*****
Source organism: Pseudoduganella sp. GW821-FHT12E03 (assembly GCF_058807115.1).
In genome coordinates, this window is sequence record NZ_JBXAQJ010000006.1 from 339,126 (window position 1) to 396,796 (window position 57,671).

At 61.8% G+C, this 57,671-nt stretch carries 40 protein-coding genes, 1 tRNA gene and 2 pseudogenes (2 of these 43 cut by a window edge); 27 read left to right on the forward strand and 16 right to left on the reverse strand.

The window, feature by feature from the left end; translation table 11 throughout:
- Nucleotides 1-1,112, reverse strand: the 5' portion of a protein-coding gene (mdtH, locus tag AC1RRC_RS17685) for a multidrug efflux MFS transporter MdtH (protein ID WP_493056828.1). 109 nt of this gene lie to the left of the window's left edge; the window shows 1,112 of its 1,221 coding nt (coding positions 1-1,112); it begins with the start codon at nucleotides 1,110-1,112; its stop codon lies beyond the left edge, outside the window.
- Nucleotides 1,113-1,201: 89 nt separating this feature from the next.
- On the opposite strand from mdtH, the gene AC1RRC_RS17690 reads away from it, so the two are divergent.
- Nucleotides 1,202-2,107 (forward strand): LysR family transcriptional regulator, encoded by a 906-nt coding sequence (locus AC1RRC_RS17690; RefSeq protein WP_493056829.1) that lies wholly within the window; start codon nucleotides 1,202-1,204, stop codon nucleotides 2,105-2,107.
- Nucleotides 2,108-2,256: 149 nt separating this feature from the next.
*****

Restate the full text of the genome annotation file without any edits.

Source organism: Pseudoduganella sp. GW821-FHT12E03 (assembly GCF_058807115.1).
In genome coordinates, this window is sequence record NZ_JBXAQJ010000006.1 from 339,126 (window position 1) to 396,796 (window position 57,671).

At 61.8% G+C, this 57,671-nt stretch carries 40 protein-coding genes, 1 tRNA gene and 2 pseudogenes (2 of these 43 cut by a window edge); 27 read left to right on the forward strand and 16 right to left on the reverse strand.

The window, feature by feature from the left end; translation table 11 throughout:
- Nucleotides 1-1,112, reverse strand: the 5' portion of a protein-coding gene (mdtH, locus tag AC1RRC_RS17685) for a multidrug efflux MFS transporter MdtH (protein ID WP_493056828.1). 109 nt of this gene lie to the left of the window's left edge; the window shows 1,112 of its 1,221 coding nt (coding positions 1-1,112); it begins with the start codon at nucleotides 1,110-1,112; its stop codon lies beyond the left edge, outside the window.
- Nucleotides 1,113-1,201: 89 nt separating this feature from the next.
- On the opposite strand from mdtH, the gene AC1RRC_RS17690 reads away from it, so the two are divergent.
- Nucleotides 1,202-2,107 (forward strand): LysR family transcriptional regulator, encoded by a 906-nt coding sequence (locus AC1RRC_RS17690; RefSeq protein WP_493056829.1) that lies wholly within the window; start codon nucleotides 1,202-1,204, stop codon nucleotides 2,105-2,107.
- Nucleotides 2,108-2,256: 149 nt separating this feature from the next.